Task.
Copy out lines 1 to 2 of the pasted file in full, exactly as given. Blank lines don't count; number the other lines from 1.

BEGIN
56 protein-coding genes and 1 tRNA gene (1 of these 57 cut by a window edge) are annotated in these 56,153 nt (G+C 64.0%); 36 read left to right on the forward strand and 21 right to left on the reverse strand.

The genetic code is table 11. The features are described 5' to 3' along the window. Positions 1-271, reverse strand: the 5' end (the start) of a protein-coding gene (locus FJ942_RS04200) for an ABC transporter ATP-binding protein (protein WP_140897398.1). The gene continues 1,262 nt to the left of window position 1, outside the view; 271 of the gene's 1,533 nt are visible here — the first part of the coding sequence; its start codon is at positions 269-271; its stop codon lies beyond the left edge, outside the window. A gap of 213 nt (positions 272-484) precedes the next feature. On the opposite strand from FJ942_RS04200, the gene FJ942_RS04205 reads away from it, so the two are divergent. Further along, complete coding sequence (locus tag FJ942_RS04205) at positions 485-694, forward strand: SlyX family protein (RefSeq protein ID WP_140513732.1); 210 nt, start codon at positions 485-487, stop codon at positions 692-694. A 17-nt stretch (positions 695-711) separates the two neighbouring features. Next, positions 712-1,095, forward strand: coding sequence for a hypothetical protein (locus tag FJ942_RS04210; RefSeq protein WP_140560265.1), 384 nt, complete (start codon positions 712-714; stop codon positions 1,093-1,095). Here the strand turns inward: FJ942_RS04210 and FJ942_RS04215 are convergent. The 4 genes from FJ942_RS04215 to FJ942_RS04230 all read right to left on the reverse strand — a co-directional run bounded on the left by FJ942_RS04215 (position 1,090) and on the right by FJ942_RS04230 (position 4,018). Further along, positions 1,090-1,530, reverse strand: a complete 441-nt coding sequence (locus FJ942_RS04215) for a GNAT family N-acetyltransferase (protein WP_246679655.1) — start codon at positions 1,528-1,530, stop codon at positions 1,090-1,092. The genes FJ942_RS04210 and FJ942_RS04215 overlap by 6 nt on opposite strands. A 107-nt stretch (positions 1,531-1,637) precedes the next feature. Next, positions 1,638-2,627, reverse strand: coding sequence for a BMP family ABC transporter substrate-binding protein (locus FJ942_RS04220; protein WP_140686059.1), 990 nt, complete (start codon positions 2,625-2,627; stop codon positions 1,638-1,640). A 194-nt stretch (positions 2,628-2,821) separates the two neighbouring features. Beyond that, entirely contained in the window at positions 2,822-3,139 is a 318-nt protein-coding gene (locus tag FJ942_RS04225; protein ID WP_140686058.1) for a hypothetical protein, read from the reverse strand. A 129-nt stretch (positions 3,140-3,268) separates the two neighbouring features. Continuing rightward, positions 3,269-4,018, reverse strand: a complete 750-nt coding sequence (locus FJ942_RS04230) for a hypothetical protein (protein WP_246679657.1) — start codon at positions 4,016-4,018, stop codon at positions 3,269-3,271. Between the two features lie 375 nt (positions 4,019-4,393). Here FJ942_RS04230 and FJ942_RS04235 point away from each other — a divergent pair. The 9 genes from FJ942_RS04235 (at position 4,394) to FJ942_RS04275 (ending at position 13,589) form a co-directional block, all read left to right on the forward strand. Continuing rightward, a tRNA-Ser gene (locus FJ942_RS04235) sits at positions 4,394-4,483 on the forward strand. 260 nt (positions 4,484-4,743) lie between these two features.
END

56 protein-coding genes and 1 tRNA gene (1 of these 57 cut by a window edge) are annotated in these 56,153 nt (G+C 64.0%); 36 read left to right on the forward strand and 21 right to left on the reverse strand.

The genetic code is table 11. The features are described 5' to 3' along the window. Positions 1-271, reverse strand: the 5' end (the start) of a protein-coding gene (locus FJ942_RS04200) for an ABC transporter ATP-binding protein (protein WP_140897398.1). The gene continues 1,262 nt to the left of window position 1, outside the view; 271 of the gene's 1,533 nt are visible here — the first part of the coding sequence; its start codon is at positions 269-271; its stop codon lies beyond the left edge, outside the window. A gap of 213 nt (positions 272-484) precedes the next feature. On the opposite strand from FJ942_RS04200, the gene FJ942_RS04205 reads away from it, so the two are divergent. Further along, complete coding sequence (locus tag FJ942_RS04205) at positions 485-694, forward strand: SlyX family protein (RefSeq protein ID WP_140513732.1); 210 nt, start codon at positions 485-487, stop codon at positions 692-694. A 17-nt stretch (positions 695-711) separates the two neighbouring features. Next, positions 712-1,095, forward strand: coding sequence for a hypothetical protein (locus tag FJ942_RS04210; RefSeq protein WP_140560265.1), 384 nt, complete (start codon positions 712-714; stop codon positions 1,093-1,095). Here the strand turns inward: FJ942_RS04210 and FJ942_RS04215 are convergent. The 4 genes from FJ942_RS04215 to FJ942_RS04230 all read right to left on the reverse strand — a co-directional run bounded on the left by FJ942_RS04215 (position 1,090) and on the right by FJ942_RS04230 (position 4,018). Further along, positions 1,090-1,530, reverse strand: a complete 441-nt coding sequence (locus FJ942_RS04215) for a GNAT family N-acetyltransferase (protein WP_246679655.1) — start codon at positions 1,528-1,530, stop codon at positions 1,090-1,092. The genes FJ942_RS04210 and FJ942_RS04215 overlap by 6 nt on opposite strands. A 107-nt stretch (positions 1,531-1,637) precedes the next feature. Next, positions 1,638-2,627, reverse strand: coding sequence for a BMP family ABC transporter substrate-binding protein (locus FJ942_RS04220; protein WP_140686059.1), 990 nt, complete (start codon positions 2,625-2,627; stop codon positions 1,638-1,640). A 194-nt stretch (positions 2,628-2,821) separates the two neighbouring features. Beyond that, entirely contained in the window at positions 2,822-3,139 is a 318-nt protein-coding gene (locus tag FJ942_RS04225; protein ID WP_140686058.1) for a hypothetical protein, read from the reverse strand. A 129-nt stretch (positions 3,140-3,268) separates the two neighbouring features. Continuing rightward, positions 3,269-4,018, reverse strand: a complete 750-nt coding sequence (locus FJ942_RS04230) for a hypothetical protein (protein WP_246679657.1) — start codon at positions 4,016-4,018, stop codon at positions 3,269-3,271. Between the two features lie 375 nt (positions 4,019-4,393). Here FJ942_RS04230 and FJ942_RS04235 point away from each other — a divergent pair. The 9 genes from FJ942_RS04235 (at position 4,394) to FJ942_RS04275 (ending at position 13,589) form a co-directional block, all read left to right on the forward strand. Continuing rightward, a tRNA-Ser gene (locus FJ942_RS04235) sits at positions 4,394-4,483 on the forward strand. 260 nt (positions 4,484-4,743) lie between these two features.